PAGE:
While women remain underrepresented in certain areas such as surgery, other occupations struggle to recruit men. There are a number of potential explanations for this phenomenon out there, including the idea that we show greater interest in occupations associated with our gender role (e.g. because we see a lot of women in childcare, we associate childcare with being female), and the idea that we seek out jobs that are in line with our values (e.g. because women have more altruistic values, they are more interested in childcare). It is of course hard to disentangle these two explanations – after all, while it might be the case that women rate altruistic values as higher, this could just as well be the result of seeing women in “altruistic” occupations.
However, Weisgram and colleagues investigated this question in a clever study which used fictional occupations rather than real-life jobs with which everyone has already formed aforementioned associations. They presented children, adolescents and adults with fictional descriptions of new jobs that were described as fulfilling a randomly assigned value and being mainly done by men or women.
They found that, indeed, the sex of the typical worker in the new occupation affected the degree to which participants associated certain values with these occupations. For example, if a job was presented as being mainly done by women, participants believed that these were jobs associated with a better work-life-balance. Interestingly, this was only true for adolescents and adults but not for children. The authors also found that both the sex of the workers and the values influenced participants’ interest in the new job.
With regards to women in surgery this is particularly interesting, as it suggests that it is not enough to point out the “feminine” values in the occupation (e.g. helping others), but that it is most of all necessary to change the image of the male surgeon.
While there has been great progress for women in medicine, there are still obstacles and barriers they face and which need to be addressed. In an interesting short article, Hamel and colleagues reflect on these issues for women in academic medicine in the US.
They also talk about potential interventions to close the gender gap and a need to emulate those that have already proven successful such as making promotion criteria more explicit and assessing the appropriateness for promotion for both men and women once a year.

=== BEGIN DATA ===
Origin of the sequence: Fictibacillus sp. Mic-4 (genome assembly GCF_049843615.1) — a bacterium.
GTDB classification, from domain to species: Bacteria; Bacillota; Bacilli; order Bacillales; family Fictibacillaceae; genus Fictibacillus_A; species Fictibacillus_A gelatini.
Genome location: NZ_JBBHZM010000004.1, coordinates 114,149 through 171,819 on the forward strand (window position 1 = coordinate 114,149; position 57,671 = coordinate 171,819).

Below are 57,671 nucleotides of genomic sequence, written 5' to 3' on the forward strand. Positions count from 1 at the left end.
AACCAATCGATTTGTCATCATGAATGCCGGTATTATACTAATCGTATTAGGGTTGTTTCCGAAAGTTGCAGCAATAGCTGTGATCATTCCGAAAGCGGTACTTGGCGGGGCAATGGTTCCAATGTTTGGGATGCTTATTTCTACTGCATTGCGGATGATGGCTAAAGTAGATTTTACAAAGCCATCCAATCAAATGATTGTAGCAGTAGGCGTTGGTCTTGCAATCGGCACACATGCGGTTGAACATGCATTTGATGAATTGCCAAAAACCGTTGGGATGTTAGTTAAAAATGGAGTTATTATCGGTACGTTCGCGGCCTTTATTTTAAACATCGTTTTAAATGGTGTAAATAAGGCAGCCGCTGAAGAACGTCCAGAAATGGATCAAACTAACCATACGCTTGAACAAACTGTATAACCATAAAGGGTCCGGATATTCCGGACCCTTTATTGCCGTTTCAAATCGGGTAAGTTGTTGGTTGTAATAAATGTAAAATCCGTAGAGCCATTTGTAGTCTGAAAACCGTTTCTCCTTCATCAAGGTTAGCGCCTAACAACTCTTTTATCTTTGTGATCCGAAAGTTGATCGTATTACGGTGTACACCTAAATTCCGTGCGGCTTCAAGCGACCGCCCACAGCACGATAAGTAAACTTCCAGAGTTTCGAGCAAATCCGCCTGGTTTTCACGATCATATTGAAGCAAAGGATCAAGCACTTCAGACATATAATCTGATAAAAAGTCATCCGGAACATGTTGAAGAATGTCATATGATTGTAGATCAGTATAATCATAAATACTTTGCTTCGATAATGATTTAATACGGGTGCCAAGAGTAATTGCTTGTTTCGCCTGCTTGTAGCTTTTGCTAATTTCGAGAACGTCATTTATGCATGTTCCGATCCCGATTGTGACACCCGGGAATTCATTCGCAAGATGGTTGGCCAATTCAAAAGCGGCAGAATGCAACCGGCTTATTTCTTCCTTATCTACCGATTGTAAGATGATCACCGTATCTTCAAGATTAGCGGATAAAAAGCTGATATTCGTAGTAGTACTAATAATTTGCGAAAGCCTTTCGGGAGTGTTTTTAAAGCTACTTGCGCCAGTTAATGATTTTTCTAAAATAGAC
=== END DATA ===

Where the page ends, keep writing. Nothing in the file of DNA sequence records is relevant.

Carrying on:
There are different approaches when it comes to achieving gender equality and quotas are a hotly debated issue. But what do women directly affected by hard and soft policy strategies think? To answer this question, Casey, Skibnes and Pringle interviewed women in senior management both in Norway and New Zealand – both of which are countries that rank high in gender equality. However, while New Zealand’s strategy to improve gender equality on company boards is a soft one, meaning that they encourage companies to appoint more women to their boards without any legal consequences, Norway introduced a quota that companies are obliged by law to fulfil.
Interestingly, they found that gender equality was perceived as quite similar by female senior managers both in New Zealand and in Norway. However, while women from Norway were generally in favour of the quota, women from New Zealand had strong objections towards it. The authors conclude that it is hard to say which strategy is better – while the quota has definitely succeeded in drastically changing the gender landscape of management in a short period of time in Norway, it may also result in women being pushed into positions they might not feel comfortable taking and negative evaluations of these women. Soft measures, on the other hand, work much slower or not at all, which results (among other things) in the need for women in senior management to adhere to masculine norms.
We would like to add another thought. First, while quotas certainly increase the quantity of women in management, it might not necessarily mean that their positions are equal in quality to those of their male counterparts. Our research suggests that these women might run the risk of finding themselves on a glass cliff. On the other hand, however, the think-manager-think-male stereotype is only going to change if women are equally represented in leadership positions – which might then very well make quotas unnecessary.
Female doctors, especially those in their early careers, might be worried about being judged as less competent than their male counterparts by colleagues and patients alike. However, research by Shah and Ogden suggests that young female doctors should be more confident in how they are perceived, at least by patients.
In their study they presented patients with one of eight pictures of a doctor who was either young or old, male or female and Asian or White and asked them about their perceptions of and reactions to those doctors, for example how comfortable they would feel with the doctor physically examining them or how good they thought the doctor would be at explaining the cause of their symptoms to them. While Asian and White doctors were perceived quite similarly, young and female doctors were overall evaluated more positively. For example, patients believed that younger doctors were more likely to have a positive personal manner and better technical skills. They also stated that they would have more faith into the younger doctors’ diagnosis. Similarly, female doctors were – maybe not surprisingly – rated as more likely to explore the emotional aspects of health and having a better personal manner. However, contrary to stereotypes, they were also rated as having better technical skills and patients had more faith in their diagnoses.
So can we hope that we are slowly moving away from the stereotype of the old, white, male doctor? Patients certainly seem to do so!